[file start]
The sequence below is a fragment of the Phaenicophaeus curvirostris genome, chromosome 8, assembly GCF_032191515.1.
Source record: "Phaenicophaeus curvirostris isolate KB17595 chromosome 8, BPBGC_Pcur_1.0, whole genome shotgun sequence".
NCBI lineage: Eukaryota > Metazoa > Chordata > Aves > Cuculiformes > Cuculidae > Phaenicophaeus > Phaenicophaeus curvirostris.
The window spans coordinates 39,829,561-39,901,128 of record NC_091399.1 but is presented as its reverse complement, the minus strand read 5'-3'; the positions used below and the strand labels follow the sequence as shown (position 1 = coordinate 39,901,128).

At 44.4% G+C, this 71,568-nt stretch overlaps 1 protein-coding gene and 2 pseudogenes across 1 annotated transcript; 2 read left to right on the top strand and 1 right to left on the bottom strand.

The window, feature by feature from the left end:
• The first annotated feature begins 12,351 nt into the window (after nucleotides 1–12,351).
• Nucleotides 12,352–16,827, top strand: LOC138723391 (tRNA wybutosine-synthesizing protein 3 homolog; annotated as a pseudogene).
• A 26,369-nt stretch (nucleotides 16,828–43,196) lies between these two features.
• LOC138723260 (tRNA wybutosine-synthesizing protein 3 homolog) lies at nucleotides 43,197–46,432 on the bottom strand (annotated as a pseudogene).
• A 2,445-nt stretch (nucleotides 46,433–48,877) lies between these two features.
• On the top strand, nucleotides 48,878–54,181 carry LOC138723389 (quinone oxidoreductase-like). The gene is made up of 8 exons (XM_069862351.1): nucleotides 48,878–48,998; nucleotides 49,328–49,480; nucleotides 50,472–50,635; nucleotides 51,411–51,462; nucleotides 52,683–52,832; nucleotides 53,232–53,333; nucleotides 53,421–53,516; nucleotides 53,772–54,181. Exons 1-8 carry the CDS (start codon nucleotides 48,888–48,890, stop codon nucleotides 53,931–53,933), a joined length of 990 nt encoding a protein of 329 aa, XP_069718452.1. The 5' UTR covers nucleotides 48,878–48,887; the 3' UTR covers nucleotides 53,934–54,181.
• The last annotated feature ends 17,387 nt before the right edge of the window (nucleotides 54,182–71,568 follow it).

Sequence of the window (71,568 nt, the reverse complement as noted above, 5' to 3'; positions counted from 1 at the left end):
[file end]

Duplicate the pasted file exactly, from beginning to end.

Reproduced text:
The sequence below is a fragment of the Phaenicophaeus curvirostris genome, chromosome 8, assembly GCF_032191515.1.
Source record: "Phaenicophaeus curvirostris isolate KB17595 chromosome 8, BPBGC_Pcur_1.0, whole genome shotgun sequence".
NCBI lineage: Eukaryota > Metazoa > Chordata > Aves > Cuculiformes > Cuculidae > Phaenicophaeus > Phaenicophaeus curvirostris.
The window spans coordinates 39,829,561-39,901,128 of record NC_091399.1 but is presented as its reverse complement, the minus strand read 5'-3'; the positions used below and the strand labels follow the sequence as shown (position 1 = coordinate 39,901,128).

At 44.4% G+C, this 71,568-nt stretch overlaps 1 protein-coding gene and 2 pseudogenes across 1 annotated transcript; 2 read left to right on the top strand and 1 right to left on the bottom strand.

The window, feature by feature from the left end:
• The first annotated feature begins 12,351 nt into the window (after nucleotides 1–12,351).
• Nucleotides 12,352–16,827, top strand: LOC138723391 (tRNA wybutosine-synthesizing protein 3 homolog; annotated as a pseudogene).
• A 26,369-nt stretch (nucleotides 16,828–43,196) lies between these two features.
• LOC138723260 (tRNA wybutosine-synthesizing protein 3 homolog) lies at nucleotides 43,197–46,432 on the bottom strand (annotated as a pseudogene).
• A 2,445-nt stretch (nucleotides 46,433–48,877) lies between these two features.
• On the top strand, nucleotides 48,878–54,181 carry LOC138723389 (quinone oxidoreductase-like). The gene is made up of 8 exons (XM_069862351.1): nucleotides 48,878–48,998; nucleotides 49,328–49,480; nucleotides 50,472–50,635; nucleotides 51,411–51,462; nucleotides 52,683–52,832; nucleotides 53,232–53,333; nucleotides 53,421–53,516; nucleotides 53,772–54,181. Exons 1-8 carry the CDS (start codon nucleotides 48,888–48,890, stop codon nucleotides 53,931–53,933), a joined length of 990 nt encoding a protein of 329 aa, XP_069718452.1. The 5' UTR covers nucleotides 48,878–48,887; the 3' UTR covers nucleotides 53,934–54,181.
• The last annotated feature ends 17,387 nt before the right edge of the window (nucleotides 54,182–71,568 follow it).

Sequence of the window (71,568 nt, the reverse complement as noted above, 5' to 3'; positions counted from 1 at the left end):